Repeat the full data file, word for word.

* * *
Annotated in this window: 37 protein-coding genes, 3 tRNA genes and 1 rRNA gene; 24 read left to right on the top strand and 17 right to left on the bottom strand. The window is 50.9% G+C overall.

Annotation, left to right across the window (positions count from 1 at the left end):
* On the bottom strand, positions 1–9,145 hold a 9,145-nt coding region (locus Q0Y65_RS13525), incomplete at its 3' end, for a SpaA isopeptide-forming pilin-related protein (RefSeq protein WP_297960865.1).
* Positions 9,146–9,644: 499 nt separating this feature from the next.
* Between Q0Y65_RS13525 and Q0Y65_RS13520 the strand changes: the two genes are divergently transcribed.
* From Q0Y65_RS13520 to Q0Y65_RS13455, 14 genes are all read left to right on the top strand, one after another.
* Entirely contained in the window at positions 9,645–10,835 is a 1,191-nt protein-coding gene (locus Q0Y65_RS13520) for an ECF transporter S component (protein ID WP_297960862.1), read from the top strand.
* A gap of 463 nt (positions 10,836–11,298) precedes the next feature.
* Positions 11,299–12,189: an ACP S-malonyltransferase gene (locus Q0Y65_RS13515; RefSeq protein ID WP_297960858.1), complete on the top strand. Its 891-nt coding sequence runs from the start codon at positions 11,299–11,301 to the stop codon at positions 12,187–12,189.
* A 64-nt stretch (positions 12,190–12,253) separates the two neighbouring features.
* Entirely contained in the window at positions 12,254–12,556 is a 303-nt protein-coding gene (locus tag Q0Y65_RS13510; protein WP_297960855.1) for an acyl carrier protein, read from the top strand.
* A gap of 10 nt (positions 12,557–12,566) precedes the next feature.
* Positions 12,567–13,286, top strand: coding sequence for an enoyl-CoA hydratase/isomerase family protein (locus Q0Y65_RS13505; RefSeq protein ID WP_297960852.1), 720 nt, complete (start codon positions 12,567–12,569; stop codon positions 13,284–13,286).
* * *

Annotated in this window: 37 protein-coding genes, 3 tRNA genes and 1 rRNA gene; 24 read left to right on the top strand and 17 right to left on the bottom strand. The window is 50.9% G+C overall.

Annotation, left to right across the window (positions count from 1 at the left end):
* On the bottom strand, positions 1–9,145 hold a 9,145-nt coding region (locus Q0Y65_RS13525), incomplete at its 3' end, for a SpaA isopeptide-forming pilin-related protein (RefSeq protein WP_297960865.1).
* Positions 9,146–9,644: 499 nt separating this feature from the next.
* Between Q0Y65_RS13525 and Q0Y65_RS13520 the strand changes: the two genes are divergently transcribed.
* From Q0Y65_RS13520 to Q0Y65_RS13455, 14 genes are all read left to right on the top strand, one after another.
* Entirely contained in the window at positions 9,645–10,835 is a 1,191-nt protein-coding gene (locus Q0Y65_RS13520) for an ECF transporter S component (protein ID WP_297960862.1), read from the top strand.
* A gap of 463 nt (positions 10,836–11,298) precedes the next feature.
* Positions 11,299–12,189: an ACP S-malonyltransferase gene (locus Q0Y65_RS13515; RefSeq protein ID WP_297960858.1), complete on the top strand. Its 891-nt coding sequence runs from the start codon at positions 11,299–11,301 to the stop codon at positions 12,187–12,189.
* A 64-nt stretch (positions 12,190–12,253) separates the two neighbouring features.
* Entirely contained in the window at positions 12,254–12,556 is a 303-nt protein-coding gene (locus tag Q0Y65_RS13510; protein WP_297960855.1) for an acyl carrier protein, read from the top strand.
* A gap of 10 nt (positions 12,557–12,566) precedes the next feature.
* Positions 12,567–13,286, top strand: coding sequence for an enoyl-CoA hydratase/isomerase family protein (locus Q0Y65_RS13505; RefSeq protein ID WP_297960852.1), 720 nt, complete (start codon positions 12,567–12,569; stop codon positions 13,284–13,286).